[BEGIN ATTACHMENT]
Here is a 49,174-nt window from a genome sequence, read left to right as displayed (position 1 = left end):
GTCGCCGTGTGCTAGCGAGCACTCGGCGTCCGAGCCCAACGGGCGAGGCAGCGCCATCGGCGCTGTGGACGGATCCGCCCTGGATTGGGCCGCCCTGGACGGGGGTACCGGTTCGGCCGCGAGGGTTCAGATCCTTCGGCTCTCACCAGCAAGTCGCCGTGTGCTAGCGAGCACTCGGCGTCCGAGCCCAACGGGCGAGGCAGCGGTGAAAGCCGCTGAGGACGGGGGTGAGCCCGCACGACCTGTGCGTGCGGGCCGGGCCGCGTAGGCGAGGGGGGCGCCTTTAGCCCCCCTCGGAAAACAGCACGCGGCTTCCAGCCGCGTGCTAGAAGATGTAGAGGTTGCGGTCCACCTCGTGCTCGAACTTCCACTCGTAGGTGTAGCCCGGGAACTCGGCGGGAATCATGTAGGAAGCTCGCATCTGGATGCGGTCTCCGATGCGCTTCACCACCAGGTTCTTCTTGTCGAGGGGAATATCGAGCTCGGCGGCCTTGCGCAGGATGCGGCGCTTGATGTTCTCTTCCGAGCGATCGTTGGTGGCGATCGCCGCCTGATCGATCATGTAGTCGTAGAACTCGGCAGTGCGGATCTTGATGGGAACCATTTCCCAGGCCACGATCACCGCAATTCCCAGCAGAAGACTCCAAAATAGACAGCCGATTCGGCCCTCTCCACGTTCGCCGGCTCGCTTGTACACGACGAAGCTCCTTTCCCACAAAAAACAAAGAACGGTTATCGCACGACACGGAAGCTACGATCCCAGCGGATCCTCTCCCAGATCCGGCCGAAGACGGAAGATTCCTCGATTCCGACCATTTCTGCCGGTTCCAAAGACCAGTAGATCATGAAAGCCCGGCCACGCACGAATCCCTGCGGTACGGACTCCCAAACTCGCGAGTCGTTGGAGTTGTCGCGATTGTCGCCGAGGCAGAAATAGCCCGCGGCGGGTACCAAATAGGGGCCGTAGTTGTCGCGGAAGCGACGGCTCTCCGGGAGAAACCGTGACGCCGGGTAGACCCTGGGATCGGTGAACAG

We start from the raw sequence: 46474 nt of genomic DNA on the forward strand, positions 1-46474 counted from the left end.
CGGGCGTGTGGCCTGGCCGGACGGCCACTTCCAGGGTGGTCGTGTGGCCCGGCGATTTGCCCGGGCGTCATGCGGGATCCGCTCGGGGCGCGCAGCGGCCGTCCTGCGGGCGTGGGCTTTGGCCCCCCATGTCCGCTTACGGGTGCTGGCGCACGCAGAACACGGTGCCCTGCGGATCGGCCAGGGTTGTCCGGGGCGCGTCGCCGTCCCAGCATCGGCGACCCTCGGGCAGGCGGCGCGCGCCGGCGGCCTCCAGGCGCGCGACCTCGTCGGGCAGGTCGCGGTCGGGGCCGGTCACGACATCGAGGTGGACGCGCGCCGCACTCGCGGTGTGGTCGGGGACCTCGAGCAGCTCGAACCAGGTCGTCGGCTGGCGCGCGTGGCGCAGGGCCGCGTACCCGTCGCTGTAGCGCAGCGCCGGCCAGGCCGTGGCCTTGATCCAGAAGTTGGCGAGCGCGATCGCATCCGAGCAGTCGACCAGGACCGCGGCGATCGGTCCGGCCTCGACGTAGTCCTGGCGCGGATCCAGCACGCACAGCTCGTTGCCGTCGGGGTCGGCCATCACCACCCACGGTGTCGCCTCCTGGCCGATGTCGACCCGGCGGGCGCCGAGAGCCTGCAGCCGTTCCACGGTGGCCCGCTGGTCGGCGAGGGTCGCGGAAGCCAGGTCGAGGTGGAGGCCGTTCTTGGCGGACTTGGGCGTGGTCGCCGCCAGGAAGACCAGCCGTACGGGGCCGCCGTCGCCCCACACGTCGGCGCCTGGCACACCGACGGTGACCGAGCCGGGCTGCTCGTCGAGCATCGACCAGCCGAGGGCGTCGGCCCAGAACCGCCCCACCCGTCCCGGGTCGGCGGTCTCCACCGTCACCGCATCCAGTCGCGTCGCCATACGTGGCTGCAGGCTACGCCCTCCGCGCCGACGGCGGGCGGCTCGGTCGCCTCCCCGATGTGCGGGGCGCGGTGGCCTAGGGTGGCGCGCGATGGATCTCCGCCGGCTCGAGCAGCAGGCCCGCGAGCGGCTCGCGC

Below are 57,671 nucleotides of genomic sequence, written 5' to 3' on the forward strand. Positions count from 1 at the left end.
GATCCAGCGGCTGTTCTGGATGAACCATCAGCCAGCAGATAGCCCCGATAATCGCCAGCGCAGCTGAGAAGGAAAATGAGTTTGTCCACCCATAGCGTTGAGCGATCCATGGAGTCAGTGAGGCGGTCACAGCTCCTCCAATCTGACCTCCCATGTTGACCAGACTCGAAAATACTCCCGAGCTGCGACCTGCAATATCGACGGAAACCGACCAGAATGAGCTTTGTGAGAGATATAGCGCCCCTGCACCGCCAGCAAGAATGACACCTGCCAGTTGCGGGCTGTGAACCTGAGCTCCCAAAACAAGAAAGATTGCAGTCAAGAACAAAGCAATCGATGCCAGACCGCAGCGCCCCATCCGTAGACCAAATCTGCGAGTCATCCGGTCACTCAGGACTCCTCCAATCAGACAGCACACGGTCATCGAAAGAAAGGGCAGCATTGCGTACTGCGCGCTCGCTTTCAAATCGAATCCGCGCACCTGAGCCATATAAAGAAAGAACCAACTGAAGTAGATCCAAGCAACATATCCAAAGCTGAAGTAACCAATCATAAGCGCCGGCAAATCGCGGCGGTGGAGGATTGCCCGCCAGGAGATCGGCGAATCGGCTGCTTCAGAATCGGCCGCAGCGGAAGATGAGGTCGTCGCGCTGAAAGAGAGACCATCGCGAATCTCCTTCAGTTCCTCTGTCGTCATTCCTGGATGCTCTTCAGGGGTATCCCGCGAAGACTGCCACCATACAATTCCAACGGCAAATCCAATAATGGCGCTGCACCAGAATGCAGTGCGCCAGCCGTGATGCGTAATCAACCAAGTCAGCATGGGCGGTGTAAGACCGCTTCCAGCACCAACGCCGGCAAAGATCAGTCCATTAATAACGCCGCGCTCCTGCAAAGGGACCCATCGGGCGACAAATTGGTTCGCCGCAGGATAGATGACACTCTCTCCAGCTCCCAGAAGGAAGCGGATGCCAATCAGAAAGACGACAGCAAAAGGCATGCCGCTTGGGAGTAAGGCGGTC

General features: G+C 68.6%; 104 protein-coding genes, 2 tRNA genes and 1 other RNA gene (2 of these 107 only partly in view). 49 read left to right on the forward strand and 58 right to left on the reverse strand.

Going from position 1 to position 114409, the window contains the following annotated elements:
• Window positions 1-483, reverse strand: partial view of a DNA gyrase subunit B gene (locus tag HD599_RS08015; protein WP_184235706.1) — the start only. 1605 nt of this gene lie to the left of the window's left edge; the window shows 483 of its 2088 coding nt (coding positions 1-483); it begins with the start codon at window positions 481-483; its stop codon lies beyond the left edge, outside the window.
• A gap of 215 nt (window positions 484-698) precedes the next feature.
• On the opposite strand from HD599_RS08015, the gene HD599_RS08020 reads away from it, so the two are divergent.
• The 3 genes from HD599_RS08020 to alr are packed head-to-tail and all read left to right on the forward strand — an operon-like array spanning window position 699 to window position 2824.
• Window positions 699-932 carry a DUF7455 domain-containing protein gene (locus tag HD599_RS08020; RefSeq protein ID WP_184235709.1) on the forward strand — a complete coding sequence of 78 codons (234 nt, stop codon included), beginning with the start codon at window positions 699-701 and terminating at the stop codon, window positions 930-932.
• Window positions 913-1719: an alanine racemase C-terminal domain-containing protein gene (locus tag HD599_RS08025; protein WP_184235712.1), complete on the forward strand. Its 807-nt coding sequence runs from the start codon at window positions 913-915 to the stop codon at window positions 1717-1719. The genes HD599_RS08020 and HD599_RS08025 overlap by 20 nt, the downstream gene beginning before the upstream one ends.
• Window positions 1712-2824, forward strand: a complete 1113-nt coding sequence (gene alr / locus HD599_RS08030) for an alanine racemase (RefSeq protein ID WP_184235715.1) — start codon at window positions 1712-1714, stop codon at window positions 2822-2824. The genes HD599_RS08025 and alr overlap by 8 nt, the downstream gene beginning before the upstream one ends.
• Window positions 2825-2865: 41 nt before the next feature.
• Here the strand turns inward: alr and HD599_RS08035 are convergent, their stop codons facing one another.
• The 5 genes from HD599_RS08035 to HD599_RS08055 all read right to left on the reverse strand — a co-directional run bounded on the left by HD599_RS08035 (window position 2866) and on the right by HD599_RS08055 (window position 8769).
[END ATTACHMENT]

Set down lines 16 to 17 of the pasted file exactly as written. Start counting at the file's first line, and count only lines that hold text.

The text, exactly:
• Window positions 2825-2865: 41 nt before the next feature.
• Here the strand turns inward: alr and HD599_RS08035 are convergent, their stop codons facing one another.